|Title||An Ontology Approach to Comparative Phenomics in Plants|
|Publication Type||Conference Presentation|
|Authors||Harper L, Oellrich A, Walls R, Cannon E, Cannon SB, Cooper L, Gardiner J, Gkoutos G, He M, Hoehndorf R, et al|
|Conference Name|| |
Plant phenotypes are described using a variety of formats, but primarily using free text. While this enables some limited comparison of phenotype data across a single species, or within a knowledge domain such as leaf development or maize breeding, queries that span a broader set of species are not possible in the absence of a common template for describing phenotypes. A pilot project has been undertaken to formalize phenotype descriptors for six plant species, encompassing both crops and model species, and focusing on mutant phenotypes associated with known, sequenced genes. Mutant phenotypes of Arabidopsis, maize, rice, soybean, tomato, and Medicago were manually curated and the free text descriptions were converted into a common Entity-Quality format using taxonomically broad ontologies (Plant Ontology, Gene Ontology, ChEBI, PATO and EO). Cross-species and cross-domain phenotype comparisons and semantic similarity analyses are enabled by utilizing standardized ontology terms and associated relations. The ontology-based phenotypic descriptions are being compared to an existing classification of plant phenotypes. In addition, the semantic similarity dataset is being evaluated for its ability to enhance predictions of gene families, gene functions, and shared metabolic pathways across the six species. The use of ontologies, annotation standards, formats and best practices for plant phenotype data is a novel approach which can be expanded to other plant species, with less well-characterized genomes. These tools will enable us to explore the relationship between gene function, sequence similarity, and phenotypic similarity to make predictions useful for crop improvement.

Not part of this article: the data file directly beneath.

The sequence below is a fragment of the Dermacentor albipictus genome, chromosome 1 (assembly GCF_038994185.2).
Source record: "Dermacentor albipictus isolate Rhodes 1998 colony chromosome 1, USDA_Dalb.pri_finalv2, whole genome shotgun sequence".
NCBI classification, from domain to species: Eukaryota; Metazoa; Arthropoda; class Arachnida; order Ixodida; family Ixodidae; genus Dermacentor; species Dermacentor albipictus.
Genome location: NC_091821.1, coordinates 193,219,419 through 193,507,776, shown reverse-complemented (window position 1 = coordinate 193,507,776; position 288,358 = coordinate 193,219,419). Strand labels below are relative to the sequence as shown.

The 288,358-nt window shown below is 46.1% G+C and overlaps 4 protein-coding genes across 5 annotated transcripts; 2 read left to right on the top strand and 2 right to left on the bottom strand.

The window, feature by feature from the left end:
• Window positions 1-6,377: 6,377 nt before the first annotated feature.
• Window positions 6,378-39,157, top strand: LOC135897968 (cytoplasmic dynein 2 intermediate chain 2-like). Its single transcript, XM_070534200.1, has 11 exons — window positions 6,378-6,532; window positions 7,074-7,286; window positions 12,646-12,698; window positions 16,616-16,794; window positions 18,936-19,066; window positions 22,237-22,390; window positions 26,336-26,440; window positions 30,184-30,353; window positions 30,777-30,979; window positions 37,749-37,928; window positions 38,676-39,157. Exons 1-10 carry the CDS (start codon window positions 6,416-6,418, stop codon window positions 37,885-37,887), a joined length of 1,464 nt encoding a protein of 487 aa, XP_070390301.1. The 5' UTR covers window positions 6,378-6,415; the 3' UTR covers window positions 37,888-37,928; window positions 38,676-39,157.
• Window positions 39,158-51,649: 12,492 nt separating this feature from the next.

|Type of Work||Oral Presentation|
|Conference Location|| |
San Diego, CA